Barn Owl linocut print


I finally got around to cutting and printing my Barn Owl linocut design this year. I decided to print a black and white edition as well a hand-coloured edition, as I liked them both as much as each other! Printed with Charbonnel oil-based printing ink on specialist printing paper, Zerkall 210 gsm. Coloured by hand with watercolour paint, which means each print is uniquely painted in the watercolour series. Available in my Artfinder and Etsy shops.

(© Catherine Cronin)


Weekly Sketch – Alhambra Garden View – 23/04/2017

At last a watercolour I feel okay with showing! I really like using watercolour, I often use it to colour drawings; but I’ve been trying to just use it on its own which I find a bit more difficult. Anyway I’m pleased with this A3 painting of steps from one green courtyard  leading down to another interior garden in the Alhambra Palace.

(© Catherine Cronin)


Weekly Sketch – Long-eared Owl – 14/01/2017

I’m still drawing owls, I’m working towards a full set of English owls. This week it is the turn of the Long-eared Owl; in these drawings and paintings I am still paying attention to pattern, colour and simple forms. I’m using black marker pens for the line and pattern, then splashing on watercolour afterwards. I found drawing the essential forms of this owl’s facial features more difficult to capture than my previous owls.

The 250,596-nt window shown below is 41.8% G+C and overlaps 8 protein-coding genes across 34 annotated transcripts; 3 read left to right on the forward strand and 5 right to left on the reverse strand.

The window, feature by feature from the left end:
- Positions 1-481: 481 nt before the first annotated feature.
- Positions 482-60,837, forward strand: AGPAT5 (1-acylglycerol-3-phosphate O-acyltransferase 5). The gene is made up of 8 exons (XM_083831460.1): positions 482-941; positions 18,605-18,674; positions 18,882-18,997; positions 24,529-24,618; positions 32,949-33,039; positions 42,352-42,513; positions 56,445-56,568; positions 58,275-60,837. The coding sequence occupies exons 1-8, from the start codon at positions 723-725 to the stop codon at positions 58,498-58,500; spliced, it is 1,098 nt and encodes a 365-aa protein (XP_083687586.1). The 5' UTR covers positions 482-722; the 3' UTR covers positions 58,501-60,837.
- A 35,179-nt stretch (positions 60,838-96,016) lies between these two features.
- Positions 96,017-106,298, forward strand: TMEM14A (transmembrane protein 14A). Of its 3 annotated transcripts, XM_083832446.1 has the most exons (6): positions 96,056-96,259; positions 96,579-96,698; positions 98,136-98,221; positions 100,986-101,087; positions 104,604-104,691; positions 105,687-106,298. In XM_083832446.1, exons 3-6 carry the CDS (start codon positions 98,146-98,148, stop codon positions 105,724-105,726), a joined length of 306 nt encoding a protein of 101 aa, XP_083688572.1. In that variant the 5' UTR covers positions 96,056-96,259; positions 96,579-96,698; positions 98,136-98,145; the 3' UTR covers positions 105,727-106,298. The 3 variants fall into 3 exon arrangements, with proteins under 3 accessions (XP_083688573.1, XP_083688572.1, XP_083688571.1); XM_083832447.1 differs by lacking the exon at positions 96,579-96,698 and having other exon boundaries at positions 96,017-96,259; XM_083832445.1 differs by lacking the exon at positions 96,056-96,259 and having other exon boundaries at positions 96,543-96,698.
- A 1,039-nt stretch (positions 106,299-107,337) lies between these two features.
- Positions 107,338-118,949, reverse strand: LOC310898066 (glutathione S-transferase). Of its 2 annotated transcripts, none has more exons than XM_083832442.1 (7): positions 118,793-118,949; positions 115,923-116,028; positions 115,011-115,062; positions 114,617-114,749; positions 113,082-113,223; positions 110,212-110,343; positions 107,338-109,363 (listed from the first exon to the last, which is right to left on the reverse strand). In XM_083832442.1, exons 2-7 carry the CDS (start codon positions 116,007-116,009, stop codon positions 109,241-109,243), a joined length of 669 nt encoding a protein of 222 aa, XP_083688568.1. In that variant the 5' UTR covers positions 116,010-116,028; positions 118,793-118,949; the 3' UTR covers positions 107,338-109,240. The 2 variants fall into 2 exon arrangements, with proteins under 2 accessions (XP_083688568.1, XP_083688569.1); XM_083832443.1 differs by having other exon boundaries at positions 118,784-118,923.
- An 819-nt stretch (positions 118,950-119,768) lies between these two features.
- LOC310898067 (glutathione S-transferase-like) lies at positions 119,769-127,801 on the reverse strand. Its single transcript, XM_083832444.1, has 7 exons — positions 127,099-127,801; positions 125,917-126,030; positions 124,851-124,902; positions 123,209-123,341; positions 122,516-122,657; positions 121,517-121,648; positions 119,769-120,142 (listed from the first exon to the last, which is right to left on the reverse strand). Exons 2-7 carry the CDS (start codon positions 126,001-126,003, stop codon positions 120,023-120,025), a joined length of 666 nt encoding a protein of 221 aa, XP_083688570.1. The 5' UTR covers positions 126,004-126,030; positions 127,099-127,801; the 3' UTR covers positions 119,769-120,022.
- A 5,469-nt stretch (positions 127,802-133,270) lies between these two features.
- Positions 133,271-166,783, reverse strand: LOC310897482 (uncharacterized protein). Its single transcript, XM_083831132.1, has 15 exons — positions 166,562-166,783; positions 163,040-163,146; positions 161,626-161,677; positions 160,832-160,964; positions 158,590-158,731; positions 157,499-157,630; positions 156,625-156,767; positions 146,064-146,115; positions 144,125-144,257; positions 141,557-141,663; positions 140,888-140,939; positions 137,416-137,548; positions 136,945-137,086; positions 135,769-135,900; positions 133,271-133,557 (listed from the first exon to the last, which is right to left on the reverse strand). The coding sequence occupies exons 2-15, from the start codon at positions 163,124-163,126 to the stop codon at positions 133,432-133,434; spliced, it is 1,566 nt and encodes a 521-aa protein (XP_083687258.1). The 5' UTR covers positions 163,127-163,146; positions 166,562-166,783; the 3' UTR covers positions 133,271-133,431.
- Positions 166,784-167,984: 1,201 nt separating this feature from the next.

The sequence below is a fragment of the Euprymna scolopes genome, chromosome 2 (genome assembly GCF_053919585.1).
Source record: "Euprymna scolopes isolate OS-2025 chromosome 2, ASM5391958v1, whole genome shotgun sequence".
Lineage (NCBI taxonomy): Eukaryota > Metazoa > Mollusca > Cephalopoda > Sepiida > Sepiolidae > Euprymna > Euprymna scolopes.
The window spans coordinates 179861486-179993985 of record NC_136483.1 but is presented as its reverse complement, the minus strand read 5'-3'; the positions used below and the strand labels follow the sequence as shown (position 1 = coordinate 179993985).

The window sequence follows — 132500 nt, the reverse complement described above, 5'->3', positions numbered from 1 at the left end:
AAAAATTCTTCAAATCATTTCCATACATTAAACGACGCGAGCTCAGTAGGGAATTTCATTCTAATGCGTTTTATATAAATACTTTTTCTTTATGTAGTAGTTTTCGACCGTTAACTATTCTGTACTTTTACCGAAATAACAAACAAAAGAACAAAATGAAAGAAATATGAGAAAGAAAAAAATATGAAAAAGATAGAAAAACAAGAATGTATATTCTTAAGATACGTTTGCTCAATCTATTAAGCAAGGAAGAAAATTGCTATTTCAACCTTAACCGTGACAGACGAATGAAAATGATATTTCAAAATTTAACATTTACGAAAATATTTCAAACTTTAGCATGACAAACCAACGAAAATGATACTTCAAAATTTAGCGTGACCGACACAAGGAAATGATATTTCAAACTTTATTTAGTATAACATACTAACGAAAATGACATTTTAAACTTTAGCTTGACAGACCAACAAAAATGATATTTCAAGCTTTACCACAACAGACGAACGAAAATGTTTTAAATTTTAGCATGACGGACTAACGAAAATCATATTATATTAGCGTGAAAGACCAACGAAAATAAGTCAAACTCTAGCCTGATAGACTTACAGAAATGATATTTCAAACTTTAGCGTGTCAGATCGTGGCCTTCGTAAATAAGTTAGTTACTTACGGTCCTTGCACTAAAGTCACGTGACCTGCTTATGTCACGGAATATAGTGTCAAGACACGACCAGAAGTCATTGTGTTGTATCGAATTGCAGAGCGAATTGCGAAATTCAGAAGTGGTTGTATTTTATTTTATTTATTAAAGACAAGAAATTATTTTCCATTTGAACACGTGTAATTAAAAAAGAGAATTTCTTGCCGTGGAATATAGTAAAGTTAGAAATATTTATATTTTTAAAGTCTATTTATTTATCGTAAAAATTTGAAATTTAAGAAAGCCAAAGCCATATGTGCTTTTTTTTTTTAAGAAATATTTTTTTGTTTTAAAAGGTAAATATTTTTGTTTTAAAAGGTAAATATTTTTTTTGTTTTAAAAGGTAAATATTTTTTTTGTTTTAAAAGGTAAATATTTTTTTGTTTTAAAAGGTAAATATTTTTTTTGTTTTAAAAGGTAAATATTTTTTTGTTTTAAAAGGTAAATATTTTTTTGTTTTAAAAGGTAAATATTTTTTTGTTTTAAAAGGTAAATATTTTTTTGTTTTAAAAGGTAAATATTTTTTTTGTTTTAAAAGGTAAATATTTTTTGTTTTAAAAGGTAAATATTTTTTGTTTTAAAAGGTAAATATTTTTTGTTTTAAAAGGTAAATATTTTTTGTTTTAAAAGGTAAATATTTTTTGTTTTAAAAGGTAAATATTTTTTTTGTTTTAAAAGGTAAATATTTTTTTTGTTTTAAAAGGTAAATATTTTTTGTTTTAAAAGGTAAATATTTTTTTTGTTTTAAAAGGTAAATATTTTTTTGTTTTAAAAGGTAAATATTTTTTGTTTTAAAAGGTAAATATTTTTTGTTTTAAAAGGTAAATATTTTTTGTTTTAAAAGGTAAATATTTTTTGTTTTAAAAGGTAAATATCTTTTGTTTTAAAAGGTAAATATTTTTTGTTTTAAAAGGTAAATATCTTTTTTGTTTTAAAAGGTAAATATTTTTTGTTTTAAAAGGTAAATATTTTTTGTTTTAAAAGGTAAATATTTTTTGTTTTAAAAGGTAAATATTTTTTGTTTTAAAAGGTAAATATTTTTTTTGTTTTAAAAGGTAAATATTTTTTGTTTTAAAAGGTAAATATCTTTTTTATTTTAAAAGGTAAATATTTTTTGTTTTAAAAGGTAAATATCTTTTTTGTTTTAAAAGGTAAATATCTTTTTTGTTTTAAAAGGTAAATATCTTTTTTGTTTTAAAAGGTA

Some facts about Long-eared Owls are:

1) It’s ‘ear tufts’ are nothing to do with the owls ears, and in fact are feathery tufts that the owl raises when it is alarmed.

2) This owl is nocturnal and secretive; and therefore only usually spotted when migrating or travelling back and forth to a communal roost in winter. Communal roosting is an unusual characteristic of this species of owl.

3) These owls roost in dense vegetation and forage in open grasslands or shrublands; also open coniferous or deciduous woodlands.

4) The loud hoot of the male Long-eared Owl can sometimes be heard up to 1 kilometer away.

5) Typical lifespan is 4 years.


(© Catherine Cronin)


Weekly Sketch – Tawny Owl – 07/01/2017

Over Christmas I drew some owls in my sketchbook; I thought I’d revisit my Tawny Owl sketches, working on them further paying attention to pattern, colour and simplifying form. I’m using black marker pens for the line and pattern, then blocking in watercolour after. These initial works are trying to get a grip on the form and posture of the bird.

Some facts about Tawny Owls are:

1) Resident of the UK and they prefer woodland, shelter-belts and gardens. Their short wings give them great manoeuvrability to hunt in woodland.

2) They live up to 4 years; they pair up in their first year with a mate and usually stay together for life. Tawny owls prefer to nest in a tree-hole but have been found to use magpie nests, squirrel drey, holes in buildings, and nest boxes. A pair will typically produce 2 to 3 eggs in a clutch.

3) It is thought the contact calls between females (ke-wick) and the answering male (‘hoo-hoo-oo’) is the source of the idea that a tawny owl’s call is ‘twit twoo’. And this misrepresentation may be derived from Shakespeare trying to make the overlapping calls fit into a verse in Love’s Labour’s Lost.

4) They are a nocturnal bird, active at night and roosting in the day. Old names for this owl are:  hill hooter, screech owl, wood owl, beech owl and ivy owl. Some of these names are a reminder of the owl’s daytime roosts.

5) The pioneer bird photographer Eric Hosking lost an eye to a tawny owl while trying to photograph it. His biography was aptly titled An eye for a bird.


(© Catherine Cronin)